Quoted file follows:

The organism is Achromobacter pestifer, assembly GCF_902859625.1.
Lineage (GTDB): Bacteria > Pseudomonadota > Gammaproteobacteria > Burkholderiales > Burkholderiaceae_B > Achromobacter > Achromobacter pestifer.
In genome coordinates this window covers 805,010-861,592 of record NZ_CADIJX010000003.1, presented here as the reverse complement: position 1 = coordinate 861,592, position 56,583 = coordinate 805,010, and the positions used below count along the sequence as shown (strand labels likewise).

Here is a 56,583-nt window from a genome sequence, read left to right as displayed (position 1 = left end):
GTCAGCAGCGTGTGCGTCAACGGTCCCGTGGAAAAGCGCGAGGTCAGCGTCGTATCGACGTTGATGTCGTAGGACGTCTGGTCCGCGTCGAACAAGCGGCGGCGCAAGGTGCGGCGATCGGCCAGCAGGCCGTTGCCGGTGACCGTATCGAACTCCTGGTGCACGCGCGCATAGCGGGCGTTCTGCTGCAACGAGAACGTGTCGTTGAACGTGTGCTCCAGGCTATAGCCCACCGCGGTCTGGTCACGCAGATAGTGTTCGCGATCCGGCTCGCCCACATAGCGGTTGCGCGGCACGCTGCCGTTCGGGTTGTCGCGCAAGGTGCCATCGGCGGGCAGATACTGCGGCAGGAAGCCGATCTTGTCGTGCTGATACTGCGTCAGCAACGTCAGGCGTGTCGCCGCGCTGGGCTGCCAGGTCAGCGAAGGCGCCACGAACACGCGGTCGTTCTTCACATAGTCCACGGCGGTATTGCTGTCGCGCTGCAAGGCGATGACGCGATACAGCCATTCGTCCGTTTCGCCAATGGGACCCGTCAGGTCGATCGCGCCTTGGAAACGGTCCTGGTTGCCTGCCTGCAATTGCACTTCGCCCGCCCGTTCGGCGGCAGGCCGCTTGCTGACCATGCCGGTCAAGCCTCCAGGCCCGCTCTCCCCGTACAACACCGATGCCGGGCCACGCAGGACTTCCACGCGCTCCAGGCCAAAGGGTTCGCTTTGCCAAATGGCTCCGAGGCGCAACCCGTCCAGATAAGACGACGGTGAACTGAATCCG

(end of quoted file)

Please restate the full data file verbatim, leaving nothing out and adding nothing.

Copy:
The organism is Achromobacter pestifer, assembly GCF_902859625.1.
Lineage (GTDB): Bacteria > Pseudomonadota > Gammaproteobacteria > Burkholderiales > Burkholderiaceae_B > Achromobacter > Achromobacter pestifer.
In genome coordinates this window covers 805,010-861,592 of record NZ_CADIJX010000003.1, presented here as the reverse complement: position 1 = coordinate 861,592, position 56,583 = coordinate 805,010, and the positions used below count along the sequence as shown (strand labels likewise).

Here is a 56,583-nt window from a genome sequence, read left to right as displayed (position 1 = left end):
GTCAGCAGCGTGTGCGTCAACGGTCCCGTGGAAAAGCGCGAGGTCAGCGTCGTATCGACGTTGATGTCGTAGGACGTCTGGTCCGCGTCGAACAAGCGGCGGCGCAAGGTGCGGCGATCGGCCAGCAGGCCGTTGCCGGTGACCGTATCGAACTCCTGGTGCACGCGCGCATAGCGGGCGTTCTGCTGCAACGAGAACGTGTCGTTGAACGTGTGCTCCAGGCTATAGCCCACCGCGGTCTGGTCACGCAGATAGTGTTCGCGATCCGGCTCGCCCACATAGCGGTTGCGCGGCACGCTGCCGTTCGGGTTGTCGCGCAAGGTGCCATCGGCGGGCAGATACTGCGGCAGGAAGCCGATCTTGTCGTGCTGATACTGCGTCAGCAACGTCAGGCGTGTCGCCGCGCTGGGCTGCCAGGTCAGCGAAGGCGCCACGAACACGCGGTCGTTCTTCACATAGTCCACGGCGGTATTGCTGTCGCGCTGCAAGGCGATGACGCGATACAGCCATTCGTCCGTTTCGCCAATGGGACCCGTCAGGTCGATCGCGCCTTGGAAACGGTCCTGGTTGCCTGCCTGCAATTGCACTTCGCCCGCCCGTTCGGCGGCAGGCCGCTTGCTGACCATGCCGGTCAAGCCTCCAGGCCCGCTCTCCCCGTACAACACCGATGCCGGGCCACGCAGGACTTCCACGCGCTCCAGGCCAAAGGGTTCGCTTTGCCAAATGGCTCCGAGGCGCAACCCGTCCAGATAAGACGACGGTGAACTGAATCCG